The drive behind science-blogging

August seems to be a month of self-reflection. Maybe it's that everyone is on vacation. There certainly hasn't been much anthropology news, although work here continues.

There has been a recent string of posts elsewhere on the motivations behind blogging in science, and it's worth reading some of them. They come after this recent article in The Scientist (registration required), which focused on blogger Derek Lowe, a pharmaceutical researcher. Lowe now has his own followup, with links to other opinions. Here's a sample:

Chad Orzel goes on to note that large numbers of people see science as something that's difficult, boring, and beyond them, so they just tune out. I'm afraid he's right. But I used to explain my experiments to the janitorial staff when I worked late at my first job, which showed me that this didn't have to be the situation. To be sure, none of my explanations started off with the phrase "Consider the Hamiltonian. . .", but none of my conversations with my colleagues start that way, either, not if I can help it.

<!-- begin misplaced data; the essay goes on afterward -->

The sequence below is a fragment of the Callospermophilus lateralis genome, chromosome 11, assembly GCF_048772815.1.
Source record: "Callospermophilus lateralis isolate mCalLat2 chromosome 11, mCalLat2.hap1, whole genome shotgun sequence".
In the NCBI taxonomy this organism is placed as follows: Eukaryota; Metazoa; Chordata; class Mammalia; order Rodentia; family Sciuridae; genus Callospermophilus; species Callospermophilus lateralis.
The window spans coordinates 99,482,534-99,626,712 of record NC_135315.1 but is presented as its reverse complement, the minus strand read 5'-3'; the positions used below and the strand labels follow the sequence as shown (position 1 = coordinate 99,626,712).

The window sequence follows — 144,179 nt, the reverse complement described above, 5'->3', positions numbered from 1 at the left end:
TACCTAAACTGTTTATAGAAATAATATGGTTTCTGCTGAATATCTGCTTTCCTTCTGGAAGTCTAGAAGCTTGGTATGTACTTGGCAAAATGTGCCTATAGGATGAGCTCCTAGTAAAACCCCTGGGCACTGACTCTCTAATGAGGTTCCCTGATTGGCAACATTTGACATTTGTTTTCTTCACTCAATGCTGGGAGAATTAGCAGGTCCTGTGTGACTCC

So when I found out about blogging, I didn't hesitate very long before jumping in. Here was a chance to do just the kind of thing I did when talking to people one-on-one, but for as many visitors as cared to stop by.

I try to describe some difficult stuff here. If I were getting paid for it, I'm sure I could make it more understandable; but as it is, I certainly try.

The post includes this great comment, that sums up some of the most important effects of scientists themselves communicating what they do.

I can't think of a worse way to make science more attractive than by a stepped-up attack on God, ghosts and the Loch Ness monster. People perceive (correctly) that "skeptic" types (a group which, in my experience, has minimal overlap with real scientists) use science as a club to attack the sensibilities of others and aggrandize themselves. I want people to think of science as something that makes the world richer and fuller, not thinner and bleaker.

Cheers to that.